Dirty water: Punjab’s contaminated supply
By Khawaja Naseer
LAHORE: World Water Day is being marked today to build efforts to better manage global water supplies. Local efforts will focus on six districts that have long suffered from unsafe water – Lahore, Faisalabad, Kasur, Rawalpindi, Dera Ghazi Khan, Bahawalpur – though other areas are also in need.
Sources in the Punjab Environment Department told Daily Times on Sunday that during last year two-thirds of the samples collected from 14 districts in the Punjab during a geological survey showed the water damaging to health.
64 per cent showed a high concentration of bacteria, 10 per cent contained fluoride while one per cent contained arsenic. 20 per cent of the samples were brackish, nine per cent tasted unpleasant, three per cent emanated a foul smell and four per cent were discoloured.
One senior doctor Aftab Mohsan, claims that 99 percent of reported cases of hepatitis A and E are due to the arrival of polluted water into affected drinking and sanitation systems.
Provincial environment minister Mukhdoom Ishfaq Ahmad blamed industry, accusing businesses of discharging waste into rivers and streams, eventually contaminating drinking water.
Pervez Iftikhar, deputy managing director of the Lahore Water and Sanitation Authority (WASA), said that a Rs six billion repair package for the city has been approved, to replace the current 100-year-old system.
Environment Department officials say that the contaminated districts are suffering because of water shortages, an insufficient pipe system to deliver water, leaks, and contaminated supplies.
The Environment Department study began last year, and covered a cross-section of provincial districts, 20 samples being collected from each. Following the study, the EPD the health department act to determine how many people are suffering from the effects of drinking contaminated water.
It has also recommended that all water supply agencies should adopt measures to provide clean drinking water to people. The department has also proposed a ban on industries that pollute water.
Another recommendation was that all tehsil municipal administrations (TMAs) should prepare an action plan for effective drainage and clean water supply in the area within their jurisdiction.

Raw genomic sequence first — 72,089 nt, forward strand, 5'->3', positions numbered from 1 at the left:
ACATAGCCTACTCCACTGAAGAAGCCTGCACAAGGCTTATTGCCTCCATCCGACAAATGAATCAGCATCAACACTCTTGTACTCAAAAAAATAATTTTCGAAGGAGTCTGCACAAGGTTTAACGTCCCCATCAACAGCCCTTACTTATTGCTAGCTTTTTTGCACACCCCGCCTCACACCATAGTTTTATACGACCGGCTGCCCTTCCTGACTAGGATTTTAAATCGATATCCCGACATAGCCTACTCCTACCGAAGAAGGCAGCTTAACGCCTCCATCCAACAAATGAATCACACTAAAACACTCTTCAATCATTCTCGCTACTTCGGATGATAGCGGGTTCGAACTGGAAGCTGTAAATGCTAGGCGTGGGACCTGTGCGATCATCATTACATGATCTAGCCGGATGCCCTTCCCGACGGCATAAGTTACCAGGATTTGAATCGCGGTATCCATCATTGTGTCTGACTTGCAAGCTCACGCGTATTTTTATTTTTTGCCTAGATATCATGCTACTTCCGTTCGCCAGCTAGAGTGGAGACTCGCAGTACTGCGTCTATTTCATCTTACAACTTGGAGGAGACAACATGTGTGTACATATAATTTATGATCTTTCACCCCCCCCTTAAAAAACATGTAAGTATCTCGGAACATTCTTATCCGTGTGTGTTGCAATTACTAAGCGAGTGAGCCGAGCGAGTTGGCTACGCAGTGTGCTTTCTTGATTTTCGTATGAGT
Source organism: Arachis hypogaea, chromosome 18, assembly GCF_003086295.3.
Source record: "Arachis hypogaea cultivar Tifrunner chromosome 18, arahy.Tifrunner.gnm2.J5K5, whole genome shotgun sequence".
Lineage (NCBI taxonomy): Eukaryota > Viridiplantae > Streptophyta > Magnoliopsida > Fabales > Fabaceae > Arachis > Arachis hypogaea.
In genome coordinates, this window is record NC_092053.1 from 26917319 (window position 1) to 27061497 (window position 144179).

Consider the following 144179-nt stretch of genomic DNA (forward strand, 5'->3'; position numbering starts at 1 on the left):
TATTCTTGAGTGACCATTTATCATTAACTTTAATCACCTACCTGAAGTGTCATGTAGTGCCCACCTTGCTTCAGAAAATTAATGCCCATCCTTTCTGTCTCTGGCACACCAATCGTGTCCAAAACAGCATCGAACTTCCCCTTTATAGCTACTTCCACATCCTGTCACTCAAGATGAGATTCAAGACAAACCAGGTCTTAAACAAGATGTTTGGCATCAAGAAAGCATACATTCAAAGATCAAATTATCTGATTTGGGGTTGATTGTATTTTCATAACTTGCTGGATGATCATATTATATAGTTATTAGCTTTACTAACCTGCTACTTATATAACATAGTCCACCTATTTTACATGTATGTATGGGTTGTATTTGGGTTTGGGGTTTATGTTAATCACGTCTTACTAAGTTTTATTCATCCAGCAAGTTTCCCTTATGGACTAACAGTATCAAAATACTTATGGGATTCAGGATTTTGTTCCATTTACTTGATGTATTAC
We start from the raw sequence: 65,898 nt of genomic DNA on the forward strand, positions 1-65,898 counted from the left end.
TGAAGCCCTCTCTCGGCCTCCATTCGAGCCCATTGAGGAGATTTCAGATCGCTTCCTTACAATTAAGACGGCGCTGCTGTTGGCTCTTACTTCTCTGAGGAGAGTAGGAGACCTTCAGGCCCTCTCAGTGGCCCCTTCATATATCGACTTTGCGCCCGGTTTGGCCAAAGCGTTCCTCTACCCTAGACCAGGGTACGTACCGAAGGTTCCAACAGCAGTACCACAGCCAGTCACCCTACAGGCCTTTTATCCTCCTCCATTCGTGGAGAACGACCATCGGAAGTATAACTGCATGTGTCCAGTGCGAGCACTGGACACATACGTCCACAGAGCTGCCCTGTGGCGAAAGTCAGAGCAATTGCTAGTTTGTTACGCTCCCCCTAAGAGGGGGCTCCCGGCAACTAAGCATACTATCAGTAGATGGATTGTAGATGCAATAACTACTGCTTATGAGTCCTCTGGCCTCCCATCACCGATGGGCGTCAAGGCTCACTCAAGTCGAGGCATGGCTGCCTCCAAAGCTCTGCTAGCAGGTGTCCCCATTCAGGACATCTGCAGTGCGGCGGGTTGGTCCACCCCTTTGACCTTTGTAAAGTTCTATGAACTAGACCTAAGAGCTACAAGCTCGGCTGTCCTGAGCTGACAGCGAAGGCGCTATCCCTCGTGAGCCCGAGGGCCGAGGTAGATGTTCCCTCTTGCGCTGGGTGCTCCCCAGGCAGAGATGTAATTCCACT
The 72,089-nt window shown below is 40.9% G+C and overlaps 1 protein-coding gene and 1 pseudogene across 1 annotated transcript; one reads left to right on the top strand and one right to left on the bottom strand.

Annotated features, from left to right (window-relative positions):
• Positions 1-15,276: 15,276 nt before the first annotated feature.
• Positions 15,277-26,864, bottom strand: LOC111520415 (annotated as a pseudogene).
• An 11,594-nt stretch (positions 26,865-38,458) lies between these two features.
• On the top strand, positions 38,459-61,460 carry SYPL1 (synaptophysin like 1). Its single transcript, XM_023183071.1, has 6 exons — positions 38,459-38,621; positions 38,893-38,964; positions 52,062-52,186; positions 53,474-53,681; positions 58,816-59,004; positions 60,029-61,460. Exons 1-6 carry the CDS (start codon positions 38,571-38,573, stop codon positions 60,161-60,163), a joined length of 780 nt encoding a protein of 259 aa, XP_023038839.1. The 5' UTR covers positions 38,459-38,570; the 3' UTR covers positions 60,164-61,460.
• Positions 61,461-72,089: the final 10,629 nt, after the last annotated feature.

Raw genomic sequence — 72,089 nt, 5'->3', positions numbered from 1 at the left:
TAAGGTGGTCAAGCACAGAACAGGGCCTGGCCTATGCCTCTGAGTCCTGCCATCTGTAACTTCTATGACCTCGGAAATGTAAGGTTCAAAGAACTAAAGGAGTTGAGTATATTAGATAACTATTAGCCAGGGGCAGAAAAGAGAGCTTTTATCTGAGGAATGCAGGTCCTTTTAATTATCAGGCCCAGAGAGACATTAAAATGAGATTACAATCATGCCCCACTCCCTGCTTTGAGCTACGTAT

Also proposed was a government move to develop standards for measuring pollution locally rather than adopting the WHO standards. Environment Department officials said that the department would conduct a water sample survey in the remaining districts from July 2004.
In some areas, they said, sewage mixed with drinking water or seeped into leaks in supply pipes. However, people often contributed to the problem by neglecting to replace old water pipes in their houses and clean their water tanks.
According to a study by the Water Resource Strategy, over 25,000 people are suffering from various diseases in Lahore because of contaminated water.
However, despite these surveys, Mr Iftikhar denied that Lahoris were suffering from polluted water supplies, though he did confirm that a few areas experience problems in water quality. Mr Iftikhar put the problem in Lahore at consumer level.
Asked about the 20 to 25 daily complaints about water quality that WASA receives, Mr Iftikhar replied that the authority had set up several scouring points around the city to resolve the complaints urgently.
Defending the efficiency of his department, the provincial minister said the problem was the responsibility of the district governments and the Environment Department was monitoring the issue continuously.
He also blamed the leather and textile industries for contamination. Giving a provincial breakdown of polluted water areas, Mr Iftikhar said that in the Punjab Faislabad, Kasur and Lahore faced serious threats due to their industrial areas.
No especial arrangements has been made at government level to celebrate World Water Day. Instead, the Lahore Chamber and Commerce and Industry arranged a seminar.